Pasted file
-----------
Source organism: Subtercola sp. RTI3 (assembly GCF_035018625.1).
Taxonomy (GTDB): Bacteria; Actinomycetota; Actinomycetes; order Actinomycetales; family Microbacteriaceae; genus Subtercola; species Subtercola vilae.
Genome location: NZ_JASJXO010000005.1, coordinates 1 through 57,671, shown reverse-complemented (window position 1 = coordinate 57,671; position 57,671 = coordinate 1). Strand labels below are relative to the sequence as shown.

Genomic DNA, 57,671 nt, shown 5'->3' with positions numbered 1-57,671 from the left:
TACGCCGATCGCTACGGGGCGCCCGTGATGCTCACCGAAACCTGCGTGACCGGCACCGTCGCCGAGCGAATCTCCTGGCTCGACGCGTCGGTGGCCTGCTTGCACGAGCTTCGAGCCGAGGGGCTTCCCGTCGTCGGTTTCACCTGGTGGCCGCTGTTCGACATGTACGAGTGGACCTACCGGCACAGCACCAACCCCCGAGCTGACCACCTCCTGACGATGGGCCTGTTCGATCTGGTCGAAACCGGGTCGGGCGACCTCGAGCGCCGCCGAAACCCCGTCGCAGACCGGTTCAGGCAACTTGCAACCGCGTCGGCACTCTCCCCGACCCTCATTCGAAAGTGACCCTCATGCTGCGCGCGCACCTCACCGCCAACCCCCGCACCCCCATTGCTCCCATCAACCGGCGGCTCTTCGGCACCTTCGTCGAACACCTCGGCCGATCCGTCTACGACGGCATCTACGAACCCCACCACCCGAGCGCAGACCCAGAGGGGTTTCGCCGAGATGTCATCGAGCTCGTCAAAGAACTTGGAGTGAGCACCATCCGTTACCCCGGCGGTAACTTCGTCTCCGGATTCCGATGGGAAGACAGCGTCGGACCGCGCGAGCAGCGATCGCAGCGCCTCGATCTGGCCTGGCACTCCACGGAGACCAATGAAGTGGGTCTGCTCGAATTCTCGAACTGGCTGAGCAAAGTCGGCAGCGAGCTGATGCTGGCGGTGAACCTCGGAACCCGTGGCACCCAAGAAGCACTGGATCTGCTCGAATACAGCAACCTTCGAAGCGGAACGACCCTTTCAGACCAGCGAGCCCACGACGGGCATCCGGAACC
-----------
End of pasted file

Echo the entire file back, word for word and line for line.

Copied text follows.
Source organism: Subtercola sp. RTI3 (assembly GCF_035018625.1).
Taxonomy (GTDB): Bacteria; Actinomycetota; Actinomycetes; order Actinomycetales; family Microbacteriaceae; genus Subtercola; species Subtercola vilae.
Genome location: NZ_JASJXO010000005.1, coordinates 1 through 57,671, shown reverse-complemented (window position 1 = coordinate 57,671; position 57,671 = coordinate 1). Strand labels below are relative to the sequence as shown.

Genomic DNA, 57,671 nt, shown 5'->3' with positions numbered 1-57,671 from the left:
TACGCCGATCGCTACGGGGCGCCCGTGATGCTCACCGAAACCTGCGTGACCGGCACCGTCGCCGAGCGAATCTCCTGGCTCGACGCGTCGGTGGCCTGCTTGCACGAGCTTCGAGCCGAGGGGCTTCCCGTCGTCGGTTTCACCTGGTGGCCGCTGTTCGACATGTACGAGTGGACCTACCGGCACAGCACCAACCCCCGAGCTGACCACCTCCTGACGATGGGCCTGTTCGATCTGGTCGAAACCGGGTCGGGCGACCTCGAGCGCCGCCGAAACCCCGTCGCAGACCGGTTCAGGCAACTTGCAACCGCGTCGGCACTCTCCCCGACCCTCATTCGAAAGTGACCCTCATGCTGCGCGCGCACCTCACCGCCAACCCCCGCACCCCCATTGCTCCCATCAACCGGCGGCTCTTCGGCACCTTCGTCGAACACCTCGGCCGATCCGTCTACGACGGCATCTACGAACCCCACCACCCGAGCGCAGACCCAGAGGGGTTTCGCCGAGATGTCATCGAGCTCGTCAAAGAACTTGGAGTGAGCACCATCCGTTACCCCGGCGGTAACTTCGTCTCCGGATTCCGATGGGAAGACAGCGTCGGACCGCGCGAGCAGCGATCGCAGCGCCTCGATCTGGCCTGGCACTCCACGGAGACCAATGAAGTGGGTCTGCTCGAATTCTCGAACTGGCTGAGCAAAGTCGGCAGCGAGCTGATGCTGGCGGTGAACCTCGGAACCCGTGGCACCCAAGAAGCACTGGATCTGCTCGAATACAGCAACCTTCGAAGCGGAACGACCCTTTCAGACCAGCGAGCCCACGACGGGCATCCGGAACC